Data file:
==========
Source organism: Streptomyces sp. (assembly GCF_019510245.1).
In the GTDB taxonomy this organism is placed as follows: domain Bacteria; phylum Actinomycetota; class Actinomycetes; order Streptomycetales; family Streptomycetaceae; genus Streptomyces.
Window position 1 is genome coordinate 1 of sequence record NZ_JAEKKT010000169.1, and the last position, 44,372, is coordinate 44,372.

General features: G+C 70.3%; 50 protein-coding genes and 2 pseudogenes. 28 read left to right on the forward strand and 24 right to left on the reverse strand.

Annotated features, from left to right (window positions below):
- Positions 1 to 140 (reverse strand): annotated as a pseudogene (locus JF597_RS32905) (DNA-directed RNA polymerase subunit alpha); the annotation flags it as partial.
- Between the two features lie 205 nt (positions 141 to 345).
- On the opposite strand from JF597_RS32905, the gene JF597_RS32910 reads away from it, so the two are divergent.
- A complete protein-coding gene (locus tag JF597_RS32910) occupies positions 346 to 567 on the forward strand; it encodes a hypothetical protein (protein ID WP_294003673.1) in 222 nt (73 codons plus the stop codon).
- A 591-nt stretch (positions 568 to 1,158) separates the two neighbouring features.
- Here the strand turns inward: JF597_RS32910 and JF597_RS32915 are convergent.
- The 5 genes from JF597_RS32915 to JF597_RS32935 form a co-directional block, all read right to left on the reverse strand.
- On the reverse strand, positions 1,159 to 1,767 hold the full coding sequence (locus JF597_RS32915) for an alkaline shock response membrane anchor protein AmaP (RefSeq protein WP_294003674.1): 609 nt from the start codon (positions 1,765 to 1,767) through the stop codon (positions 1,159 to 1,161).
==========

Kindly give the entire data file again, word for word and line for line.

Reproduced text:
Source organism: Streptomyces sp. (assembly GCF_019510245.1).
In the GTDB taxonomy this organism is placed as follows: domain Bacteria; phylum Actinomycetota; class Actinomycetes; order Streptomycetales; family Streptomycetaceae; genus Streptomyces.
Window position 1 is genome coordinate 1 of sequence record NZ_JAEKKT010000169.1, and the last position, 44,372, is coordinate 44,372.

General features: G+C 70.3%; 50 protein-coding genes and 2 pseudogenes. 28 read left to right on the forward strand and 24 right to left on the reverse strand.

Annotated features, from left to right (window positions below):
- Positions 1 to 140 (reverse strand): annotated as a pseudogene (locus JF597_RS32905) (DNA-directed RNA polymerase subunit alpha); the annotation flags it as partial.
- Between the two features lie 205 nt (positions 141 to 345).
- On the opposite strand from JF597_RS32905, the gene JF597_RS32910 reads away from it, so the two are divergent.
- A complete protein-coding gene (locus tag JF597_RS32910) occupies positions 346 to 567 on the forward strand; it encodes a hypothetical protein (protein ID WP_294003673.1) in 222 nt (73 codons plus the stop codon).
- A 591-nt stretch (positions 568 to 1,158) separates the two neighbouring features.
- Here the strand turns inward: JF597_RS32910 and JF597_RS32915 are convergent.
- The 5 genes from JF597_RS32915 to JF597_RS32935 form a co-directional block, all read right to left on the reverse strand.
- On the reverse strand, positions 1,159 to 1,767 hold the full coding sequence (locus JF597_RS32915) for an alkaline shock response membrane anchor protein AmaP (RefSeq protein WP_294003674.1): 609 nt from the start codon (positions 1,765 to 1,767) through the stop codon (positions 1,159 to 1,161).